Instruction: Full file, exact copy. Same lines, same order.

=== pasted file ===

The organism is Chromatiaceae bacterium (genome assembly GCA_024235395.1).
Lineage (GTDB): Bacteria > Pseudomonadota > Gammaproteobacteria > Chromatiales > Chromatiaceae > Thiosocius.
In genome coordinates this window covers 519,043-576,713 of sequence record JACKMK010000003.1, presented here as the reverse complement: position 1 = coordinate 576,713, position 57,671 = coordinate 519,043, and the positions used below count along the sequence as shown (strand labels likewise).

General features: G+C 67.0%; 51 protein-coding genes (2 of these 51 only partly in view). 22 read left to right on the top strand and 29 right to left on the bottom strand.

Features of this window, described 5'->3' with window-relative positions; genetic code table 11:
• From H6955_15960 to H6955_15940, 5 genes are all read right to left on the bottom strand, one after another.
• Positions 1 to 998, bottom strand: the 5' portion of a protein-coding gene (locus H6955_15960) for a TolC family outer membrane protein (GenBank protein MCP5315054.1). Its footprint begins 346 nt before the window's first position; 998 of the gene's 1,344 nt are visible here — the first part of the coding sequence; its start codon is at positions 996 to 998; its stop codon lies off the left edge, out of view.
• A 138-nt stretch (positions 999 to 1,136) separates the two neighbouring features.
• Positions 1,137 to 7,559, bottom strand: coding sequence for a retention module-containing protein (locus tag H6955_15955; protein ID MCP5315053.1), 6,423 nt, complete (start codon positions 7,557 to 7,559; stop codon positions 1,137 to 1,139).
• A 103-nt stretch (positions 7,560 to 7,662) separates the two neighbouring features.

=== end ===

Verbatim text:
The organism is Chromatiaceae bacterium (genome assembly GCA_024235395.1).
Lineage (GTDB): Bacteria > Pseudomonadota > Gammaproteobacteria > Chromatiales > Chromatiaceae > Thiosocius.
In genome coordinates this window covers 519,043-576,713 of sequence record JACKMK010000003.1, presented here as the reverse complement: position 1 = coordinate 576,713, position 57,671 = coordinate 519,043, and the positions used below count along the sequence as shown (strand labels likewise).

General features: G+C 67.0%; 51 protein-coding genes (2 of these 51 only partly in view). 22 read left to right on the top strand and 29 right to left on the bottom strand.

Features of this window, described 5'->3' with window-relative positions; genetic code table 11:
• From H6955_15960 to H6955_15940, 5 genes are all read right to left on the bottom strand, one after another.
• Positions 1 to 998, bottom strand: the 5' portion of a protein-coding gene (locus H6955_15960) for a TolC family outer membrane protein (GenBank protein MCP5315054.1). Its footprint begins 346 nt before the window's first position; 998 of the gene's 1,344 nt are visible here — the first part of the coding sequence; its start codon is at positions 996 to 998; its stop codon lies off the left edge, out of view.
• A 138-nt stretch (positions 999 to 1,136) separates the two neighbouring features.
• Positions 1,137 to 7,559, bottom strand: coding sequence for a retention module-containing protein (locus tag H6955_15955; protein ID MCP5315053.1), 6,423 nt, complete (start codon positions 7,557 to 7,559; stop codon positions 1,137 to 1,139).
• A 103-nt stretch (positions 7,560 to 7,662) separates the two neighbouring features.